|Title:||Uncontained Engine Failure, Aircraft Incident Report, Japan Airlines Flight JL726, B747-300 JA8178, Tangerang, West Java, Indonesia, 5 September 2000|
|Micro summary:||This Boeing 747-300 experienced an uncontained engine failure shortly after takeoff.|
|Event Time:||2000-09-05 at 1639 UTC|
|Publishing Agency:||National Transportation Safety Committee (NTSC)|
|Site of event:||Soekarno-Hatta International Airport, Jakarta,|
|Departure:||Soekarno-Hatta International Airport, Jakarta, Indonesia|
|Destination:||New Tokyo International Airport, Tokyo, Japan|
|Airplane Type(s):||Boeing 747-300|
|Type of flight:||Revenue|
|Executive Summary:||On September 5, 2000, a Boeing B747-300 of Japan Airlines (JAL) registration JA8178 was operating on a scheduled international passenger flight, with flight number JL726. The aircraft, which departed from Soekarno-Hatta International Airport, Jakarta, experienced a serious incident shortly after take-off at 23:39 LT (Local Time) or 16:39 UTC, in which the No 1 engine’s fifth low pressure turbine (LPT) disk failed, ejecting debris damaging the airframe structure and several houses in a village. |
There were a total of 377 persons on board including a crew of three and 14 cabin attendants. No persons on board or on the ground were injured.
The engine was shut down, and after dumping 163,000 lbs. of fuel the aircraft returned to Soekarno-Hatta Airport and safely landed at Soekarno-Hatta airport at 17:36 hrs UTC.
The National Transportation Safety Board conducted the incident investigation according to the standards and recommended practices of the Annex 13 to the Convention on International Civil Aviation. All the investigation activities in Japan and the United States were conducted under the supervision of NTSC, Indonesia, the JCAB, Japan, and the NTSB, USA.
Preliminary inspection of the failed disk by visual and binocular microscope technique was done at the Institut Teknologi Bandung. The fractured disk was subsequently examined at the National Transportation Safety Board laboratory in Washington DC, using microscope, XRD and SEM techniques. Additional examinations were also conducted by Pratt & Whitney, East Hartford, Connecticut USA, using microscope, SEM, creep tests and elevated temperature fatigue tests.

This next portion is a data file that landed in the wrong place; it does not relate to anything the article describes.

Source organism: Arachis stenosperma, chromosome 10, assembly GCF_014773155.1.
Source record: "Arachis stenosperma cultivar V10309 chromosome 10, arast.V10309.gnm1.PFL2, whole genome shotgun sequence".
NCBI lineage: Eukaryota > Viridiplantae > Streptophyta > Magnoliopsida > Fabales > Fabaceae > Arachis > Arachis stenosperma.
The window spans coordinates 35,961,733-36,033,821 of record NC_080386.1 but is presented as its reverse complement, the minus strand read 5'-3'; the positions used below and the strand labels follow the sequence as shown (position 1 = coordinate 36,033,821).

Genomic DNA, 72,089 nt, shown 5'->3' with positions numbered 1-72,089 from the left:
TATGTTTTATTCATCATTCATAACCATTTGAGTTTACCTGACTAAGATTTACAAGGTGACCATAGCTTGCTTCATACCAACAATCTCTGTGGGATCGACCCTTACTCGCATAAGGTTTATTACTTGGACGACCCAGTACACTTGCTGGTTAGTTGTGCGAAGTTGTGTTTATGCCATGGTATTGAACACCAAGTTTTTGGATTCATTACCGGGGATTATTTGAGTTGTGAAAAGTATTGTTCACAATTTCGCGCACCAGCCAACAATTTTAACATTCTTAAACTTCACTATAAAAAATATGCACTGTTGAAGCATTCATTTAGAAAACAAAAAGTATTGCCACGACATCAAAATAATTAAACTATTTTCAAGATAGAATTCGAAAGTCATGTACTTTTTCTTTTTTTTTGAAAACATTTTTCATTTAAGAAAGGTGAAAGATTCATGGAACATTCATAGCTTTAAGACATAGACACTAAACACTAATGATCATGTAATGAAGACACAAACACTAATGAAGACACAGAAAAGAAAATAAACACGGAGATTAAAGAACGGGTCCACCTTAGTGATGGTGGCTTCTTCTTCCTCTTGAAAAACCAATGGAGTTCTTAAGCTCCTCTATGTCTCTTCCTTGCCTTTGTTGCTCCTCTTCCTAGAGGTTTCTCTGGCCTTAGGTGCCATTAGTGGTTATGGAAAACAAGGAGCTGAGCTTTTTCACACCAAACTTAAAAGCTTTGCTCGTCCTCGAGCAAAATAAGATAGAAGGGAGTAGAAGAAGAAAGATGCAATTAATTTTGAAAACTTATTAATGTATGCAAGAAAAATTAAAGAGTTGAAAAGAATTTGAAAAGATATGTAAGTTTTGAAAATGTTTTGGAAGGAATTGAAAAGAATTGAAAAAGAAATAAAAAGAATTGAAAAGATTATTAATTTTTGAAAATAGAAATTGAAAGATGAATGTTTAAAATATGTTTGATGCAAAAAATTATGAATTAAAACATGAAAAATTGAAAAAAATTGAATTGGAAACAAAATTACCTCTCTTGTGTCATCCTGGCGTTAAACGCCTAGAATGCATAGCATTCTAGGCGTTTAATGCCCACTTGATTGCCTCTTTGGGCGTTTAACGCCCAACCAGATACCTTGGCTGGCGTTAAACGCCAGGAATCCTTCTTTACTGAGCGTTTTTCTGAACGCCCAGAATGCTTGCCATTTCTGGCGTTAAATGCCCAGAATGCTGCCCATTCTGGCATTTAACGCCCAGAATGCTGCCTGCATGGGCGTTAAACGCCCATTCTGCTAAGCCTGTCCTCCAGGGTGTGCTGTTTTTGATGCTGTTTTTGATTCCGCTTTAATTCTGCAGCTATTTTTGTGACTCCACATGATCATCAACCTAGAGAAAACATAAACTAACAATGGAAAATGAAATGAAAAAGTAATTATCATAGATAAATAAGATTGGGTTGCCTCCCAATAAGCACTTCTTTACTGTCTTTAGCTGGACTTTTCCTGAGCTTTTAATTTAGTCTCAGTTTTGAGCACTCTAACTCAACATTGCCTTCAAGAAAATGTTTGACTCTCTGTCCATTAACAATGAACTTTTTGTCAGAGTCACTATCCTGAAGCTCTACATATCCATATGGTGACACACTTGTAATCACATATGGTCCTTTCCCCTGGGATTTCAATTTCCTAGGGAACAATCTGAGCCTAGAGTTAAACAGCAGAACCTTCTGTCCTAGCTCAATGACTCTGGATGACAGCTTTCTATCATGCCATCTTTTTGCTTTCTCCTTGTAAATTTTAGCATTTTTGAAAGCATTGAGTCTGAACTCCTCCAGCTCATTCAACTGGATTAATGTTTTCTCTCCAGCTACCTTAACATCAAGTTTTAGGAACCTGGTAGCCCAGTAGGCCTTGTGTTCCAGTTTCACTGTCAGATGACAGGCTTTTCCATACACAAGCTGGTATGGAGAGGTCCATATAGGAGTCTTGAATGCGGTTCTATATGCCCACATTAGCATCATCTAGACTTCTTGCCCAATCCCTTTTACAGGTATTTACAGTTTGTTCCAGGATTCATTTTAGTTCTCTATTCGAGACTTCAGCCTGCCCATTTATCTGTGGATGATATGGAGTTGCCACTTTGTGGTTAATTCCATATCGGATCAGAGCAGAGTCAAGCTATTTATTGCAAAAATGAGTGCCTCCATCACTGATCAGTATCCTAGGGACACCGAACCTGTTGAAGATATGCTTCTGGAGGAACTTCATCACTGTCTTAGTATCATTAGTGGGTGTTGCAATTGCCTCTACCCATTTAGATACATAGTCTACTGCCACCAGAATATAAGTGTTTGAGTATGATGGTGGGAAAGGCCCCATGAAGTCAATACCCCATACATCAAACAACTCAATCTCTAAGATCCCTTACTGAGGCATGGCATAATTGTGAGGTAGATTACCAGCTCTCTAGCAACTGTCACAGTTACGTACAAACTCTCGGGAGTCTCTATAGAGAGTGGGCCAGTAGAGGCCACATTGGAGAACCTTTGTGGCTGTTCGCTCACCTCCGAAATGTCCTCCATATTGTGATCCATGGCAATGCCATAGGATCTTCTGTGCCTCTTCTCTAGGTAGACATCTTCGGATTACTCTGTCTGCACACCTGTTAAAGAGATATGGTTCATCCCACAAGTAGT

The CVR and FDR readouts were performed in the Japan Aircraft Accident Investigation Commission laboratory at Haneda, Japan, while the engine teardown was performed at the JAL Maintenance Facility at Narita.
The findings of the examinations revealed that the failure of the disk was attributed to intergranular, elevated temperature fatigue, which had progressed from the surface of the web. The fracture originated in a blended repaired area on the front surface of the disk. The investigation concluded that blending operation, in particular on a disk or on a highly stressed part carries a high risk of residual damage (worked material or shallow cracks) remaining and these sites are potential sites for fatigue crack initiation. Therefore, the
NTSC recommended that;
1. Residual damage seems to be the origin of the fatigue crack on this disk. Such damage could not be detected by available NDI method. To prevent similar occurrence, blending operation on such a particular disk should be reviewed.
2. A disk design review should be undertaken.
|Learning Keywords:||Operations - Maintenance|
|Systems - Engine - Uncontained Engine Failure|
|Consequence - Damage - Airframe or fuselage|
|Close match:||Uncontained engine failure, Aircraft Accident Report, Garuda Indonesia Flight GA 880, Boeing B747-200 PK-GSD, In flight (21 minutes after takeoff from Denpasar, Bali), 23 November 2001|
|Uncontained engine failure, Northwest Airlines, Inc., Boeing 747-151, N607US, Honolulu, Hawaii, May 13, 1971|
|Engine failure, National Airlines, Inc., McDonnell-Douglas DC-10-10, N60NA, Near Tampa, Florida, July 8, 1974|
|Uncontained engine failure, Eastern Airlines Flight 935 Lockheed L-1011-385, N309EA Near Colts Neck, New Jersey September 22, 1981|
|Uncontained engine failure, McDonnell Douglas MD-83, June 17, 1997|
|Uncontained engine failure, Douglas DC-9-32, March 18, 1997|
|Uncontained engine failure, McDonnell Douglas MD-82, November 23, 1996|
|Uncontained engine failure, Douglas DC-9-32, May 5, 1994|
|Uncontained engine failure, Boeing 727-224, October 7, 1998|
|Uncontained engine failure, Boeing 737-200, April 28, 1997|
|Uncontained engine failure, Boeing 707-341, N107BV, August 2, 1993|
|Uncontained engine failure, Boeing 747-240, AP-BAK, December 6, 1995|
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